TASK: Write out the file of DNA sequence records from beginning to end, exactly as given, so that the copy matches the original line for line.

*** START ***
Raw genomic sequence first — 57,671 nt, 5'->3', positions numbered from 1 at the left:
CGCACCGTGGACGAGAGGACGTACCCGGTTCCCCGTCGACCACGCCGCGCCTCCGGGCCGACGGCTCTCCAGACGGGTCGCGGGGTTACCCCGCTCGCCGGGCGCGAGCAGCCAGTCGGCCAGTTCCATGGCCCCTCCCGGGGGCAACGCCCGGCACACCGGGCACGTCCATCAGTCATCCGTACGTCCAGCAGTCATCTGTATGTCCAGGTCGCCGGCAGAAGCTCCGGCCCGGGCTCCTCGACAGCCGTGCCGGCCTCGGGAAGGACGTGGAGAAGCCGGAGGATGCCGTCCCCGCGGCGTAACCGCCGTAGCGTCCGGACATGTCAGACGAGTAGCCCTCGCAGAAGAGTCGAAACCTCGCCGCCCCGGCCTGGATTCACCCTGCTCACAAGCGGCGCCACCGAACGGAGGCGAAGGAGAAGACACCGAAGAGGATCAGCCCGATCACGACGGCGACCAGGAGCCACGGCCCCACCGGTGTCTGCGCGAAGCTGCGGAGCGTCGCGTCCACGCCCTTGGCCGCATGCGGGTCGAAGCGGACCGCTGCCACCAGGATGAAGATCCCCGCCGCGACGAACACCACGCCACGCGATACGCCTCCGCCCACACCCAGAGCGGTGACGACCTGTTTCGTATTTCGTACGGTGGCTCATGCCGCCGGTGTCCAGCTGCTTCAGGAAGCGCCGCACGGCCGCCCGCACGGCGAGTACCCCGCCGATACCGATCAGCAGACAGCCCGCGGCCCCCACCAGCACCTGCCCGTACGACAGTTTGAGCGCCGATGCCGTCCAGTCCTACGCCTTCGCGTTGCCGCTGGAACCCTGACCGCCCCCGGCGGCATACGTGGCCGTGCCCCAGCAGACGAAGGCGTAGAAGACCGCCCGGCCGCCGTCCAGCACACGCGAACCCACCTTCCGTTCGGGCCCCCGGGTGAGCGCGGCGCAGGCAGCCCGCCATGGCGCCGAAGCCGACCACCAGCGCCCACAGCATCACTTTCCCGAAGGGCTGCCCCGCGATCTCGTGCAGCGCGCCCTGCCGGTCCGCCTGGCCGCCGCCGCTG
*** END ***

Raw genomic sequence first — 57,671 nt, 5'->3', positions numbered from 1 at the left:
CGCACCGTGGACGAGAGGACGTACCCGGTTCCCCGTCGACCACGCCGCGCCTCCGGGCCGACGGCTCTCCAGACGGGTCGCGGGGTTACCCCGCTCGCCGGGCGCGAGCAGCCAGTCGGCCAGTTCCATGGCCCCTCCCGGGGGCAACGCCCGGCACACCGGGCACGTCCATCAGTCATCCGTACGTCCAGCAGTCATCTGTATGTCCAGGTCGCCGGCAGAAGCTCCGGCCCGGGCTCCTCGACAGCCGTGCCGGCCTCGGGAAGGACGTGGAGAAGCCGGAGGATGCCGTCCCCGCGGCGTAACCGCCGTAGCGTCCGGACATGTCAGACGAGTAGCCCTCGCAGAAGAGTCGAAACCTCGCCGCCCCGGCCTGGATTCACCCTGCTCACAAGCGGCGCCACCGAACGGAGGCGAAGGAGAAGACACCGAAGAGGATCAGCCCGATCACGACGGCGACCAGGAGCCACGGCCCCACCGGTGTCTGCGCGAAGCTGCGGAGCGTCGCGTCCACGCCCTTGGCCGCATGCGGGTCGAAGCGGACCGCTGCCACCAGGATGAAGATCCCCGCCGCGACGAACACCACGCCACGCGATACGCCTCCGCCCACACCCAGAGCGGTGACGACCTGTTTCGTATTTCGTACGGTGGCTCATGCCGCCGGTGTCCAGCTGCTTCAGGAAGCGCCGCACGGCCGCCCGCACGGCGAGTACCCCGCCGATACCGATCAGCAGACAGCCCGCGGCCCCCACCAGCACCTGCCCGTACGACAGTTTGAGCGCCGATGCCGTCCAGTCCTACGCCTTCGCGTTGCCGCTGGAACCCTGACCGCCCCCGGCGGCATACGTGGCCGTGCCCCAGCAGACGAAGGCGTAGAAGACCGCCCGGCCGCCGTCCAGCACACGCGAACCCACCTTCCGTTCGGGCCCCCGGGTGAGCGCGGCGCAGGCAGCCCGCCATGGCGCCGAAGCCGACCACCAGCGCCCACAGCATCACTTTCCCGAAGGGCTGCCCCGCGATCTCGTGCAGCGCGCCCTGCCGGTCCGCCTGGCCGCCGCCGCTG